"You were exceedingly rude to Mrs. Sampson, Troy," his mother said to him, surprised one day by an explosion of temper. "It is so natural she should be nervous at not being able to get staterooms; and she had just given me five hundred dollars for the American ambulance."

"Giving money's no use," the boy growled, obscurely irritated; and when Mrs. Belknap exclaimed, "Why, Troy, how callous—with all this suffering!" he slunk out without answering, and went downstairs to lie in wait for the evening papers.

The misery of feeling himself a big boy, long-limbed, strong-limbed, old enough for evening clothes, champagne, the classics, biology, and views on international politics, and yet able to do nothing but hang about marble hotels and pore over newspapers, while rank on rank, and regiment on regiment, the youth of France and England, swung through the dazed streets and packed the endless trains—the misery of this was so great to Troy that he became, as the days dragged on, more than ever what his mother called "callous," sullen, humiliated, resentful at being associated with all the rich Americans flying from France.

At last the turn of the Belknaps came too; but, as they were preparing to start, news came that the German army was at Lille, and civilian travel to England interrupted.

It was the fateful week, and every name in the bulletins—Amiens, Compiègne, Rheims, Meaux, Senlis—evoked in Troy Belknap's tortured imagination visions of ancient beauty and stability. He had done that bit of France alone with M. Gantier the year before, while Mrs. Belknap waited in Paris for belated clothes; and the thought of the great stretch of desolation spreading and spreading like a leprosy over a land so full of the poetry of the past, and so rich in a happy prosperous present, was added to the crueller vision of the tragic and magnificent armies that had failed to defend it.

Troy, as soon as he was reassured about his mother's health, had secretly rejoiced at the accident which had kept them in France. But now his joy was turned to bitterness. Mrs. Belknap, in her horrified surprise at seeing her plans again obstructed, lost all sense of the impending calamity except as it affected her safety and Troy's, and joined in the indignant chorus of compatriots stranded in Paris, and obscurely convinced that France ought to have seen them safely home before turning her attention to the invader.

"Of course I don't pretend to be a strategist," whimpering or wrathful ladies used to declare, their jewel-boxes clutched in one hand, their passports in the other, "but one can't help feeling that if only the French Government had told our Ambassador in time, trains might have been provided. . . ."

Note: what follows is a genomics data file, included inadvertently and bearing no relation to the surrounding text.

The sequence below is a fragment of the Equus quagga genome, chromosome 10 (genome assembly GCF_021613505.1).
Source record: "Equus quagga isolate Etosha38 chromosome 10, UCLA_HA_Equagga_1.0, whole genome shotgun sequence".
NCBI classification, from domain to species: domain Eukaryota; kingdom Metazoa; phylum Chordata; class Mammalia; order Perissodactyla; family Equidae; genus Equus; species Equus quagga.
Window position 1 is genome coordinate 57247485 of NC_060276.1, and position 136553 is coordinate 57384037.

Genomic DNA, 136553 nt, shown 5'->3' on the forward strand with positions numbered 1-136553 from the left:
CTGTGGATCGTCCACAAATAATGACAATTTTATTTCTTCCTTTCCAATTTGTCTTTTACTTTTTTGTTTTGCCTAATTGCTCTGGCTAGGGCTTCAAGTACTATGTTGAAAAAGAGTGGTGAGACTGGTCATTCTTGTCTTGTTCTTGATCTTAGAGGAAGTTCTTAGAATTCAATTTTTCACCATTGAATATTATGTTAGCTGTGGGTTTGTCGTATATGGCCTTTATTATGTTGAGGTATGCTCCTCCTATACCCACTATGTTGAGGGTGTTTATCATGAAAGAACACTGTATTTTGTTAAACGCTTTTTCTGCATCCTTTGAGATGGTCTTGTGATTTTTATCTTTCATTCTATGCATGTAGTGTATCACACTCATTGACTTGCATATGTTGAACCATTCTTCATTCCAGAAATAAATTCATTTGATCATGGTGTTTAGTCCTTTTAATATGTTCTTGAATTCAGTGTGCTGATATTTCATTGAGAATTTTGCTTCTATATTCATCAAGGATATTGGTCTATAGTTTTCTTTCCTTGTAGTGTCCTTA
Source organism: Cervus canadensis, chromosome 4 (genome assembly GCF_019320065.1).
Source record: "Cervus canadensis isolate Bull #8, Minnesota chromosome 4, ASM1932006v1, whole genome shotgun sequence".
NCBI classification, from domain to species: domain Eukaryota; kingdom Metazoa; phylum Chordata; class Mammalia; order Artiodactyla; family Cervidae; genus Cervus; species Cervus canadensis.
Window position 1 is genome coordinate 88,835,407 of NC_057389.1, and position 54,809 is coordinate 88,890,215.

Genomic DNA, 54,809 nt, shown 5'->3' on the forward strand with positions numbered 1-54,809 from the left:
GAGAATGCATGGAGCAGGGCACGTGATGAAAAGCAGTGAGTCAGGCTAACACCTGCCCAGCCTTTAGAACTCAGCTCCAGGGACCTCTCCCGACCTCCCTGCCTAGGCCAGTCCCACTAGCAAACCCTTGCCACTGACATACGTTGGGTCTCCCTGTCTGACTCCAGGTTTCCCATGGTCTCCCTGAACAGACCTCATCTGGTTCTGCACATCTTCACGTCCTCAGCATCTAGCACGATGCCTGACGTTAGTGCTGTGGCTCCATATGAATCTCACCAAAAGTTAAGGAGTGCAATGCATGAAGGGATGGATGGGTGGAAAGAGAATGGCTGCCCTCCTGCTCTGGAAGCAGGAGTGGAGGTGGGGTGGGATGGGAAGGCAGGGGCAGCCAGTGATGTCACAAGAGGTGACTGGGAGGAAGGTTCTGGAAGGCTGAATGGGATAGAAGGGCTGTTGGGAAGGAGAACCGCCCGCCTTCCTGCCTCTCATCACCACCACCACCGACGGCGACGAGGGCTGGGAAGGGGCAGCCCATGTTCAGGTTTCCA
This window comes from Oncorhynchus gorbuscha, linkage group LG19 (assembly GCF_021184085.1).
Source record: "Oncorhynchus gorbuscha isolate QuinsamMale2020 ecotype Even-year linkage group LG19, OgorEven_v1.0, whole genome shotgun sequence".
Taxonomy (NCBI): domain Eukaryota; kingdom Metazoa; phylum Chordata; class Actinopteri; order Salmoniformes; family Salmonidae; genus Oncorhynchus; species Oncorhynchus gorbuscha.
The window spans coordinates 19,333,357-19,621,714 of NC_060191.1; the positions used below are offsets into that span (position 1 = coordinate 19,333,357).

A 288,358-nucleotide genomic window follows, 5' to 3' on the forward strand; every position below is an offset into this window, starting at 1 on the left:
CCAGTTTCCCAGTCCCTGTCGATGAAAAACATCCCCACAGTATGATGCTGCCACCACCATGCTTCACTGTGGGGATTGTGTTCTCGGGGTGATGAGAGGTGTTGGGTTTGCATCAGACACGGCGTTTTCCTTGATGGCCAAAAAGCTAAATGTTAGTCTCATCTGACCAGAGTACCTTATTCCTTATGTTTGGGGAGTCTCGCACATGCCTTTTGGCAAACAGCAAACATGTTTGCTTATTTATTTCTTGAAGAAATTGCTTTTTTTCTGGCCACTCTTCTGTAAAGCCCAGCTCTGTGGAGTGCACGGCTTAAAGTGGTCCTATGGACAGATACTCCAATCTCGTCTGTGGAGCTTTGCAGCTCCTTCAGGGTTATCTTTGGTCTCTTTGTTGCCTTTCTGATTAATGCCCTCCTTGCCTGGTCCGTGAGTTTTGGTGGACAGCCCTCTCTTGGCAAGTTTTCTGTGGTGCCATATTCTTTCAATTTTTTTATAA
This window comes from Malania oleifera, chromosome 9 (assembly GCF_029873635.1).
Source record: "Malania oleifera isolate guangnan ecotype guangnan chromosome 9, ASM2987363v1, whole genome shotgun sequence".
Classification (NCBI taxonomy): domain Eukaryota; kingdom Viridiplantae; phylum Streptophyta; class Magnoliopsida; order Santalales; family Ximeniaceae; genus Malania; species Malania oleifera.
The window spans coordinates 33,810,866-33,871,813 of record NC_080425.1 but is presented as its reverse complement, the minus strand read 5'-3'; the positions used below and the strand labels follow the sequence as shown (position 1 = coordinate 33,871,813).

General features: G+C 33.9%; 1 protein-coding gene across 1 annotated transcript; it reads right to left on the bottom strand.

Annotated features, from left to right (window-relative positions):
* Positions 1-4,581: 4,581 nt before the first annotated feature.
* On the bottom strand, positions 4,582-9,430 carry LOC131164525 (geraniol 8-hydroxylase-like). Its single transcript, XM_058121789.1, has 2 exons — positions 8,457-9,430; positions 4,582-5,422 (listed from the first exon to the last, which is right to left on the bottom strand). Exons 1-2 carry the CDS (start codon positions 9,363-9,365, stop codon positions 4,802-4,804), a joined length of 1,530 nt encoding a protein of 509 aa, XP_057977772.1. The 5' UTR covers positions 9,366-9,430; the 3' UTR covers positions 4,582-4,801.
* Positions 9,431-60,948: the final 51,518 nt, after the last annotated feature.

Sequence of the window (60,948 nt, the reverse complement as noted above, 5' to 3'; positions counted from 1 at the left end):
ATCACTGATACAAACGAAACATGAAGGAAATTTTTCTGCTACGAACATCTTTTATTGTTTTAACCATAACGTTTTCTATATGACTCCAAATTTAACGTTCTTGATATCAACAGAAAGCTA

"Or why couldn't Germany have let our Government know? After all, Germany has no grievance against America. . . ."

"And we've really spent enough money in Europe for some consideration to be shown us . . ." the woeful chorus went on.

The choristers were all good and kindly persons, shaken out of the rut of right feeling by the first real fright of their lives. But Troy was too young to understand this, and to foresee that, once in safety, they would become the passionate advocates of France, all the more fervent in their championship because of their reluctant participation in her peril.

("What did I do? Why, I just simply stayed in Paris. . . . Not to run away was the only thing one could do to show one's sympathy," he heard one of the passport-clutchers declare, a year later, in a New York drawing-room.)

Troy, from the height of his youthful indignation, regarded them all as heartless egoists, and fled away into the streets from the sound of their lamentations.

But in the streets was fresh food for misery; for every day the once empty vistas were filled with trains of farm-waggons, drawn by slow country horses, and heaped with furniture and household utensils; and beside the carts walked lines of haggard people, old men and women with vacant faces, mothers hugging hungry babies, and children limping after them with heavy bundles. The fugitives of the Marne were pouring into Paris.

Troy dashed into the nearest shops, bought them cakes and fruit, followed them to the big hippodrome where they were engulfed in the dusty arena, and finally, in despair at his inability to do more than gape and pity, tried to avoid the streets they followed on their way into Paris from St. Denis and Vincennes.

Then one day, in the sunny desert of the Place de la Concorde, he came on a more cheering sight. A motley band of civilians, young, middle-aged, and even grey-headed, were shambling along together, badged and beribboned, in the direction of the Invalides; and above them floated the American flag. Troy flew after it, and caught up with the last marchers.

"Where are we going? . . . Foreign Legion," an olive-faced "dago" answered joyously in broken American. "All 'nited States citizens. . . . Come and join up, sonnie. . . ." And for one mad moment Troy thought of risking the adventure.

But he was too visibly only a schoolboy still; and with tears of envy in his smarting eyes he stood, small and useless, on the pavement, and watched the heterogeneous band under the beloved flag disappearing in the doorway of the registration office.

When he got back to his mother's drawing-room the tea-table was still surrounded, and a lady was saying: "I've offered anything for a special train, but they won't listen. . . ." And another, in a stricken whisper: "If they do come, what do you mean to do about your pearls?"